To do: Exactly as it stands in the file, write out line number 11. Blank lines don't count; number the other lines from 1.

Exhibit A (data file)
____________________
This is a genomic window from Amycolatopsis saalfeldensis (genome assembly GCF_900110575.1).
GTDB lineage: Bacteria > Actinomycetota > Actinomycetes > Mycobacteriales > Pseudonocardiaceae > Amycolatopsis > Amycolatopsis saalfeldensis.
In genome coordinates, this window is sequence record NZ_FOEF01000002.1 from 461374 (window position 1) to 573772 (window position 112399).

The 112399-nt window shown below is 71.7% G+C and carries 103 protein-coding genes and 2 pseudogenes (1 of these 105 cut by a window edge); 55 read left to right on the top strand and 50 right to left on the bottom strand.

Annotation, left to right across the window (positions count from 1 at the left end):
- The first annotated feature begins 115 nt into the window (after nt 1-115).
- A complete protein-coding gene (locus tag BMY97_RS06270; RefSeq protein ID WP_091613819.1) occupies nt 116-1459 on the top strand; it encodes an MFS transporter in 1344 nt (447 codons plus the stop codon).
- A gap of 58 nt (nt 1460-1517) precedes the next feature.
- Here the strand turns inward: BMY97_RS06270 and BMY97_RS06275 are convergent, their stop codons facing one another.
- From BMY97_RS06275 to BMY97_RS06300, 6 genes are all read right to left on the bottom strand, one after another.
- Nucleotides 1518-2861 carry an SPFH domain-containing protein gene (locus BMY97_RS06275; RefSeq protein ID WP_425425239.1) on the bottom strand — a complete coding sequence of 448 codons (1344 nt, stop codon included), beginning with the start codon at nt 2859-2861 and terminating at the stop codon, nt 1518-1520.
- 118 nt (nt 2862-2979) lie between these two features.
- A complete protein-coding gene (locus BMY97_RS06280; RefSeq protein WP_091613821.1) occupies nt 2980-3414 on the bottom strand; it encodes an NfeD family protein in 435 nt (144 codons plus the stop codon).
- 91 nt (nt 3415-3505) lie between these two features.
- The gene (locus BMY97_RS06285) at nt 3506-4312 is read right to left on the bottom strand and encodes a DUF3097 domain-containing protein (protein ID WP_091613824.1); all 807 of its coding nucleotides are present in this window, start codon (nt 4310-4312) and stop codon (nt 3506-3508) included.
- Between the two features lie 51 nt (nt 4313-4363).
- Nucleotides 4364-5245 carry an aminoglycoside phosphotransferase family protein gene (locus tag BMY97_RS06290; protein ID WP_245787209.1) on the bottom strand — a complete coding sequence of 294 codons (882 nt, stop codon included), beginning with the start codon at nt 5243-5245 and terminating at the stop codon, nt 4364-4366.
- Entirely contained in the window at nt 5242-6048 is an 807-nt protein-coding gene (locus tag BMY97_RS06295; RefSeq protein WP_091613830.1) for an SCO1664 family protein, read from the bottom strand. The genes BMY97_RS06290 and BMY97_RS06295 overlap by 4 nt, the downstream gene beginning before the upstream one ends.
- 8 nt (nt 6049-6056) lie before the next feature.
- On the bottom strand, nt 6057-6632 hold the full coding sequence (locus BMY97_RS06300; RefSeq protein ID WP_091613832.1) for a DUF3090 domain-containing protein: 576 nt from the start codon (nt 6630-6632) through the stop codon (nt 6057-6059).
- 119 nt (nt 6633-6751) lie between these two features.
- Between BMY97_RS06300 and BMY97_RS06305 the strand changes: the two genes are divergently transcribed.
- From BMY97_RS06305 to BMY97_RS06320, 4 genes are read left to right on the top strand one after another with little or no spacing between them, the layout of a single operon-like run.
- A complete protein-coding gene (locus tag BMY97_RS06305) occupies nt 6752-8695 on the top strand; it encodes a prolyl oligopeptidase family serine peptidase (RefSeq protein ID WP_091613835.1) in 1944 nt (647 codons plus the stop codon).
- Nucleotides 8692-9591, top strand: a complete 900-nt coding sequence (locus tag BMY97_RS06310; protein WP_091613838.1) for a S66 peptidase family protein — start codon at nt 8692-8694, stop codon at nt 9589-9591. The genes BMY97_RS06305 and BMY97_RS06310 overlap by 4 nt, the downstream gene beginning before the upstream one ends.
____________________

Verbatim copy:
- Nucleotides 1518-2861 carry an SPFH domain-containing protein gene (locus BMY97_RS06275; RefSeq protein ID WP_425425239.1) on the bottom strand — a complete coding sequence of 448 codons (1344 nt, stop codon included), beginning with the start codon at nt 2859-2861 and terminating at the stop codon, nt 1518-1520.